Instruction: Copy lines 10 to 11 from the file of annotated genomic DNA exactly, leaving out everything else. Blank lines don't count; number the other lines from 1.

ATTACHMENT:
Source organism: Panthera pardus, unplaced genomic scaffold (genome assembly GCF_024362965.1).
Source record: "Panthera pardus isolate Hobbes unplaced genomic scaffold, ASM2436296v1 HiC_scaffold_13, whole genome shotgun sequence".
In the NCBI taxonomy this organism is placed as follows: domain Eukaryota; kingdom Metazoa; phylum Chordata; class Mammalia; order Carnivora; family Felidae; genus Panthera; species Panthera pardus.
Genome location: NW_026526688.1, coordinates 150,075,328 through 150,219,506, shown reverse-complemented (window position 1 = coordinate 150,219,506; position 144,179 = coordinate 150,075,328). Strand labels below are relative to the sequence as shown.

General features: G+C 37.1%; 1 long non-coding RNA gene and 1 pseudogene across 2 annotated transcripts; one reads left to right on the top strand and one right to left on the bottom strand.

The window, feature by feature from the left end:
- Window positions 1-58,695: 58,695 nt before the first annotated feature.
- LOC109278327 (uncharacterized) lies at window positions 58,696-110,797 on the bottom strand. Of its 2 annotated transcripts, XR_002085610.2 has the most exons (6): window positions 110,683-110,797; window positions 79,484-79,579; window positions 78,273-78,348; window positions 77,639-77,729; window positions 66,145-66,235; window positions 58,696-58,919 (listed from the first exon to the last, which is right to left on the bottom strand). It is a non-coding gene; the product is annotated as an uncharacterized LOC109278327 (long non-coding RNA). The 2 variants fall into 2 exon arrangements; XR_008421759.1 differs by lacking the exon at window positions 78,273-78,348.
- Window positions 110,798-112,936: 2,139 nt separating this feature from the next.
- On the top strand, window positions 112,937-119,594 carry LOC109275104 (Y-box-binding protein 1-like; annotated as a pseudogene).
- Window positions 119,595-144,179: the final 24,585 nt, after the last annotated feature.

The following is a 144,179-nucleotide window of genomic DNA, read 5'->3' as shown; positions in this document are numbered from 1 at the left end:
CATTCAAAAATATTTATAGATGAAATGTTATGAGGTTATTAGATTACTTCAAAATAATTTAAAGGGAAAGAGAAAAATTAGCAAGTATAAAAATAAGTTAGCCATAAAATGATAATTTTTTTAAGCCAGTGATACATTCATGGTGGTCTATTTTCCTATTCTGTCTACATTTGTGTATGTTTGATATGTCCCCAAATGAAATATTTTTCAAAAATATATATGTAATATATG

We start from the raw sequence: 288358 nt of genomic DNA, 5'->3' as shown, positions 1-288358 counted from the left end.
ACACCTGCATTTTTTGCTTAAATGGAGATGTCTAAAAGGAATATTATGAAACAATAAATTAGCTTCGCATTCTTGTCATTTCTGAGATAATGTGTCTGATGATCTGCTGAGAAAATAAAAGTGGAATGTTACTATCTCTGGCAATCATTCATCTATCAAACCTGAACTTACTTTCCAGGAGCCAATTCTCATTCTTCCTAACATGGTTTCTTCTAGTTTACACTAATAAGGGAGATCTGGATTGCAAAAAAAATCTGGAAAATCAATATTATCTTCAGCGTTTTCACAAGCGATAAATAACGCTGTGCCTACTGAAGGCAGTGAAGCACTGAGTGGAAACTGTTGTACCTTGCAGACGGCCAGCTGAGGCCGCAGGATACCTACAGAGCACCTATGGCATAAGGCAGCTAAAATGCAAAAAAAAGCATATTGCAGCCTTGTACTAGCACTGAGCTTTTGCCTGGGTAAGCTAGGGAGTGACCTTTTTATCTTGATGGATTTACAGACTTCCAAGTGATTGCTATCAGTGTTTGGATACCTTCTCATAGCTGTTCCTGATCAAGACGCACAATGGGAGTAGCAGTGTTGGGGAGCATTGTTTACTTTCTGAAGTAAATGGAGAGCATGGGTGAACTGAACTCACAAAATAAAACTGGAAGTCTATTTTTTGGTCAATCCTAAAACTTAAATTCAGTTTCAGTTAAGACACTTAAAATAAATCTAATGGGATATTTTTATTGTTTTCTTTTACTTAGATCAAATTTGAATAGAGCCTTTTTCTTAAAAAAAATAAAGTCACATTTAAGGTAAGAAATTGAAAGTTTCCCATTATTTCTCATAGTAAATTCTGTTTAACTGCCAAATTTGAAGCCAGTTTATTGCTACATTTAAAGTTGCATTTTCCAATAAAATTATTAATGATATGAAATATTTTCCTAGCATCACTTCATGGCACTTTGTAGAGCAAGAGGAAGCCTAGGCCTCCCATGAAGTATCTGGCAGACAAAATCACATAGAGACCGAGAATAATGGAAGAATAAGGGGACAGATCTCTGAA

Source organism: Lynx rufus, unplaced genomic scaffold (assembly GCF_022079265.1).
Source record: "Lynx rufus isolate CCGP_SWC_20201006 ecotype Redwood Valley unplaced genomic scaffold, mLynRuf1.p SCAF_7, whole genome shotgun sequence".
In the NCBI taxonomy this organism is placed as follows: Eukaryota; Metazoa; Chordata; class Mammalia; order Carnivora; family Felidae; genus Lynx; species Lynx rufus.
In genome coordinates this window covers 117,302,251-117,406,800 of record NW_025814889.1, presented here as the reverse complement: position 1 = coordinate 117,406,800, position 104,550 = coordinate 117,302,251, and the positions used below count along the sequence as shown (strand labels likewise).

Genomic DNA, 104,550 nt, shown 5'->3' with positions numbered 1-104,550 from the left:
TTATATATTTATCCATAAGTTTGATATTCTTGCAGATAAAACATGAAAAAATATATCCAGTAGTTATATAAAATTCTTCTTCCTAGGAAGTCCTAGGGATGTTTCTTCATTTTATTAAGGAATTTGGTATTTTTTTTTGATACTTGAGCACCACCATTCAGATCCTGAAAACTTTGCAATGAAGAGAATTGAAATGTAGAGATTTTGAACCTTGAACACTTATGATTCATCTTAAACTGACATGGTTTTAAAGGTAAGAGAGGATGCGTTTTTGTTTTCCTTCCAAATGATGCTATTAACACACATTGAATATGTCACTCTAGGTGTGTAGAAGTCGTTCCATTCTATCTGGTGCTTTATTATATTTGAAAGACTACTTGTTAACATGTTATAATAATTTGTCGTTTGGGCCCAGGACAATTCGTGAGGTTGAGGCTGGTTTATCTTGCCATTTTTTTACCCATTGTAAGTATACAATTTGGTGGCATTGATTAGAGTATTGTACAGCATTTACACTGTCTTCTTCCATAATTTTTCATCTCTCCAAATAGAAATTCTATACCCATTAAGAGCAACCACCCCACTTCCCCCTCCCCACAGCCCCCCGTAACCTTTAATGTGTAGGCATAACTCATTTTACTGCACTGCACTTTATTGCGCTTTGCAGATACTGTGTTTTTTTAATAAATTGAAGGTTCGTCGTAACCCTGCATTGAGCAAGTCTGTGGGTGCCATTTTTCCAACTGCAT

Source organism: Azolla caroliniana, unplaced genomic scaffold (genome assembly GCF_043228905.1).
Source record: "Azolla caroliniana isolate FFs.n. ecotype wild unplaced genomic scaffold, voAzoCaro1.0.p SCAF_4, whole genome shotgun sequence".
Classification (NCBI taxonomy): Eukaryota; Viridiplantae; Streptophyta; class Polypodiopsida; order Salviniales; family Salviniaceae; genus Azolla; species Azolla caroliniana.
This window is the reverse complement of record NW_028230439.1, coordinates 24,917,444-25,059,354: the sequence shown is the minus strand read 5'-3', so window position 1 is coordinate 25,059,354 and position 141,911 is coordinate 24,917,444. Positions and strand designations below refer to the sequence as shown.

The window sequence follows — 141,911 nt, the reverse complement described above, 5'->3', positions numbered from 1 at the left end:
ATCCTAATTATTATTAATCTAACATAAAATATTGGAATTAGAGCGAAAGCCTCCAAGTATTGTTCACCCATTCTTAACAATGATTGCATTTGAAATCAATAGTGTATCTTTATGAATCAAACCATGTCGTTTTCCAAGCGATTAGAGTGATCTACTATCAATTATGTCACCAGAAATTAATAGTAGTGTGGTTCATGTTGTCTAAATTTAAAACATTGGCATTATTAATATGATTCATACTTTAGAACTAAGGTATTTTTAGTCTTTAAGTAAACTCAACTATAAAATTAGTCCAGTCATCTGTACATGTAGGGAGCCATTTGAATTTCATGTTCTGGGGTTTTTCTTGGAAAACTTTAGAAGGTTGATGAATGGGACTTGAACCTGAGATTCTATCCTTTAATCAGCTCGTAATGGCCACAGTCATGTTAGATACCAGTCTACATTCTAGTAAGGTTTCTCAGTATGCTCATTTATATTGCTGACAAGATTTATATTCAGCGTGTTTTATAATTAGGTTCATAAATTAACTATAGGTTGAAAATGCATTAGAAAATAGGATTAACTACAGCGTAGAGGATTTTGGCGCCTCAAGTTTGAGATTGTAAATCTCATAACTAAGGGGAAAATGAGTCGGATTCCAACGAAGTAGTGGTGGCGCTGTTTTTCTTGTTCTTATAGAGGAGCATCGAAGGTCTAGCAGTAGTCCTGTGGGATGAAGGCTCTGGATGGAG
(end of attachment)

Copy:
- On the top strand, window positions 112,937-119,594 carry LOC109275104 (Y-box-binding protein 1-like; annotated as a pseudogene).
- Window positions 119,595-144,179: the final 24,585 nt, after the last annotated feature.